Food journals have been linked to several potential benefits
“The best strategy for a long and healthy life is to eat your medicine — get your drugs at the Farmacy, not the Pharmacy. ” Dr. Mark Hyman
Food is far more than just calories or energy to fuel our body it regulates every function in our body,
It reverses disease.
We are attune to thinking of food in the groups they belong — Carbohydrates, Protein, Fats, Fiber, Vitamins and Minerals, but more importantly is the medicinal value that plants and food offer. Tens of thousands of medicinal compounds are found directly from plant and animal foods.
Did you know that all of the thirty seven billion chemical reactions that occur in our body every second, are regulated, modulated, and influenced beneficially by plant and animal foods?
The only way to take advantage of these natural sources of disease fighting foods is to focus on the quality of food you eat.
Every time you take a bite of food ask yourself;
Am I eating for health or disease?
Making lifestyle changes is not as easy as one-two-three, there is a lot of back sliding, zoning out, reinventing to what works better for sustainability.
Writing a food journal is one giant step towards sustainability.
What is a food journal?
A food journal is a tool that you can use to keep track of what you eat and drink throughout the day.
This could include; how much you consume throughout the day, time of intake, how you felt before and after each meal or snack.
Doctors, dieticians or healthcare professionals recommend food journals to understand your eating habits or food sensitivities.
Whether you’re looking to lose weight, improve your diet, or simply understand your eating habits a little better, keeping a food journal can be incredibly beneficial.
How to get started —
- Firstly, decide your preference of a food journal. A handwritten notebook or a desktop folder or use of an app, whatever is not time consuming or difficult will aid sustainability and not let you give up in a few weeks.
- Once you have decided on the form of a food journal that suits you, start keeping track as you go along, do not wait to log at the end of each day, the minute you eat or drink — log. This will keep it accurate with no backlog to deal with at the end of a tiring day.
- Include every morsel big or small, write it down. Write down details, be as specific as possible to portion size, after meal effects, keep gauging especially if you are trying to get help with food sensitivities or binge eating.
- Monitor your mood, it’s a biggie! How do you feel before eating? After eating? Were you distracted while eating? (reading, watching TV) distraction leads to overeating. Are you emotional about eating? Certain foods can make it easier to identify patterns and understand how your diet may affect your mental health.
- If it is your first time, begin with a hand written note book, a few months later you could switch to an App. Smartphone food journal apps have an extensive library of foods and drinks to choose from, detailed information about nutritional content, ingredients, recipes. All under one roof.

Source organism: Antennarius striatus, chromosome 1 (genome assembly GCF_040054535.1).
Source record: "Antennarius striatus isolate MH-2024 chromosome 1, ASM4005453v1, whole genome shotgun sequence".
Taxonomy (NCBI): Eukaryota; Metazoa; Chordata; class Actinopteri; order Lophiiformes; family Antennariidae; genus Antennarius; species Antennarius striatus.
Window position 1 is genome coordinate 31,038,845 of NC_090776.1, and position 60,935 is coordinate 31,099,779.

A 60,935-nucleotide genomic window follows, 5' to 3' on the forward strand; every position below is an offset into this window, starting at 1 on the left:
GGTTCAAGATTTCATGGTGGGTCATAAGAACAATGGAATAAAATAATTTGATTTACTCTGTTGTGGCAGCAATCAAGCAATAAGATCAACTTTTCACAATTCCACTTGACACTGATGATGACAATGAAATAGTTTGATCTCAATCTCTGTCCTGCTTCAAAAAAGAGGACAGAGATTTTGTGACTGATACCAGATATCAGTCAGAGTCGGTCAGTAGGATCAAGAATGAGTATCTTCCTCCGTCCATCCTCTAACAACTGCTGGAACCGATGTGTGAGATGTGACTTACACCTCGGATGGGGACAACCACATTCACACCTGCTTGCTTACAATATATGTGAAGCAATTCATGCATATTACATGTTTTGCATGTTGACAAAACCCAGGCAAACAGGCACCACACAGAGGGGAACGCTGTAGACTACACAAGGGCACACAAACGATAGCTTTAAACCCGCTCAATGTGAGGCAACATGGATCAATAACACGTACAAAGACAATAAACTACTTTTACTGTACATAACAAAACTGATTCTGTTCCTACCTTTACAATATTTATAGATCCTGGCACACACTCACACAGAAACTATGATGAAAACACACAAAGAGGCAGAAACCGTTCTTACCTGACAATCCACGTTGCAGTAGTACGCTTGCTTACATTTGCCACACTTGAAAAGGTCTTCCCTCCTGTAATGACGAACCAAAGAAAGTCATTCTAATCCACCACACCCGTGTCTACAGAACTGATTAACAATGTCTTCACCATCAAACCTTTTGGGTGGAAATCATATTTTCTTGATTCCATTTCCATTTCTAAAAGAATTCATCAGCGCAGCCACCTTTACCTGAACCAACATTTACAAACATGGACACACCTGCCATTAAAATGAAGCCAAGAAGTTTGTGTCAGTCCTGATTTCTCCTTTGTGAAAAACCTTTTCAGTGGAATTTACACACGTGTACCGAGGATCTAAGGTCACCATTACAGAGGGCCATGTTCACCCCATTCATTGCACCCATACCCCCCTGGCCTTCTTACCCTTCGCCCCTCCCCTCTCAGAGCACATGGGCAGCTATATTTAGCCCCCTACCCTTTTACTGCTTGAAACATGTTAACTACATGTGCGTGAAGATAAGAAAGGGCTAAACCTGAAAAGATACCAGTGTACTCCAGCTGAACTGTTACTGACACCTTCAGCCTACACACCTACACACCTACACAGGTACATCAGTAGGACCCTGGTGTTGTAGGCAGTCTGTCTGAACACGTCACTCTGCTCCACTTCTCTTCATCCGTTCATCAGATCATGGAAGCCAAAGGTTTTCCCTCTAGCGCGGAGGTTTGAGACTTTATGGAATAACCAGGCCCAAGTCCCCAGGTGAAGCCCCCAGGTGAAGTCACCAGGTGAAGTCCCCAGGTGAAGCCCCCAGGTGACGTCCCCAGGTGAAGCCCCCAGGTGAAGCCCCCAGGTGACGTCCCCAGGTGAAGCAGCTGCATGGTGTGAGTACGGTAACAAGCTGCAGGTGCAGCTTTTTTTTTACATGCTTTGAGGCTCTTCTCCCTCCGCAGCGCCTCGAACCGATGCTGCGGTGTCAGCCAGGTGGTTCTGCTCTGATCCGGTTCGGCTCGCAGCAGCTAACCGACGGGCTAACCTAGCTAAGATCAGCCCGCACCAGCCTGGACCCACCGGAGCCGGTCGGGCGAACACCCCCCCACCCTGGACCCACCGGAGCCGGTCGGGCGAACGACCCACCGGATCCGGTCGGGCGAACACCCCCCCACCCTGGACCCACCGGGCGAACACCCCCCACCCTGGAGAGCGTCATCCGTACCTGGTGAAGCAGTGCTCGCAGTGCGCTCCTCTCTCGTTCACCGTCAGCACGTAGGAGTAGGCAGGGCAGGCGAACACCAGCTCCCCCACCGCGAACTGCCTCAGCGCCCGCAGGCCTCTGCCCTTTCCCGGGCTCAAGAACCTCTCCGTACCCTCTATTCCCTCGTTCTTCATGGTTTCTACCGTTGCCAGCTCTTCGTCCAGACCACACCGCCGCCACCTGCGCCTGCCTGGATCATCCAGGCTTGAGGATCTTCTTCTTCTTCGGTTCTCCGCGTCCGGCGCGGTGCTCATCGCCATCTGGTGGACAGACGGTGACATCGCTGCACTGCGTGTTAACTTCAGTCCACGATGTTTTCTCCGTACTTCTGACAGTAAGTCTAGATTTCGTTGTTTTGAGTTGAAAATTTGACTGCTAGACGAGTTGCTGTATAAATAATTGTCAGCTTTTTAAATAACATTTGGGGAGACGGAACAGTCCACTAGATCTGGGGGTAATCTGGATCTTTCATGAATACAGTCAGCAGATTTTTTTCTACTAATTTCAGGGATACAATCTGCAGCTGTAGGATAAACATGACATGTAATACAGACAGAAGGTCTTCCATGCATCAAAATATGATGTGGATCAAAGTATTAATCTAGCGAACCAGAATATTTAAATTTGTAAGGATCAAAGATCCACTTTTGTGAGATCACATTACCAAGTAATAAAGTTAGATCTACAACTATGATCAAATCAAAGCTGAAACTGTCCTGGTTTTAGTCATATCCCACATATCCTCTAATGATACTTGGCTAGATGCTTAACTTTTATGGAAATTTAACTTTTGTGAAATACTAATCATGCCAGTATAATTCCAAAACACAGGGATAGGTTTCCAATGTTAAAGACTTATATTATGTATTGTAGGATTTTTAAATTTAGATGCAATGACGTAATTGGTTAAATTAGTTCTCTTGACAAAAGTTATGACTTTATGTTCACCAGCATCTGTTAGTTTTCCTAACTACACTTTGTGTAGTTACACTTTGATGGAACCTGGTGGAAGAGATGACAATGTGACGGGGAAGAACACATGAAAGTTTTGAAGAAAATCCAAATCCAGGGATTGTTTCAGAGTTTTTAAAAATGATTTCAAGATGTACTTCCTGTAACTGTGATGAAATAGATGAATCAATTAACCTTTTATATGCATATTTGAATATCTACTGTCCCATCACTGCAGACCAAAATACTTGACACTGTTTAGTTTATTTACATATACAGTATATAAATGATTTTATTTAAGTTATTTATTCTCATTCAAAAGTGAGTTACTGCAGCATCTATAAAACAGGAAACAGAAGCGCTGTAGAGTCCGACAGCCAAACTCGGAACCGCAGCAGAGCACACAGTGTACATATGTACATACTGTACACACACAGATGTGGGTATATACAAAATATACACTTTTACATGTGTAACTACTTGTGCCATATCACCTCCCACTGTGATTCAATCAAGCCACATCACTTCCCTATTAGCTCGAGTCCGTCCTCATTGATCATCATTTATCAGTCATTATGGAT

Like all things in life, this too has its pros and cons —
Positive: It helps build healthy food habits, portion control, and keeps you accountable for your dietary choices. A good side effect is weight loss if you need to lose weight or gain weight if you need to through adding protein in your diet to gain muscle mass.
Positive: If you suffer from IBS, acid reflux or food sensitivity, a food journal will help you nail foods that are causing negative symptoms in your system.
Negative: For people suffering from eating disorders like anorexia or bulimia, keeping a food journal could be a trigger and accelerate the existing condition.
Negative: Some people may also find that keeping a food journal causes obsessive thoughts or negative feelings like guilt and shame. Additionally, some people may get fixated on specific details or numbers rather than using the data to improve their diet quality and make more informed healthy choices.
The bottom line
Food journals have been linked to several potential benefits. After making note of this, you’ll be more aware and better equipped to make more nutritious choices, such as choosing nutrient-dense fresh or frozen fruit or unsweetened yogurt. Additionally, writing down what you eat can help you identify any gaps in your eating pattern and ensure that you meet your nutritional needs. This can be especially useful if you have specific health goals or are trying to increase your intake of certain nutrients, like fiber or protein. While these journals may not be a good fit for everyone, they can help you build healthy habits, identify food sensitivities, and manage your weight. If you find that using a food journal is triggering or unhelpful, other strategies like mindful eating may be a better fit for you.
Just take a quick assessment and get started today.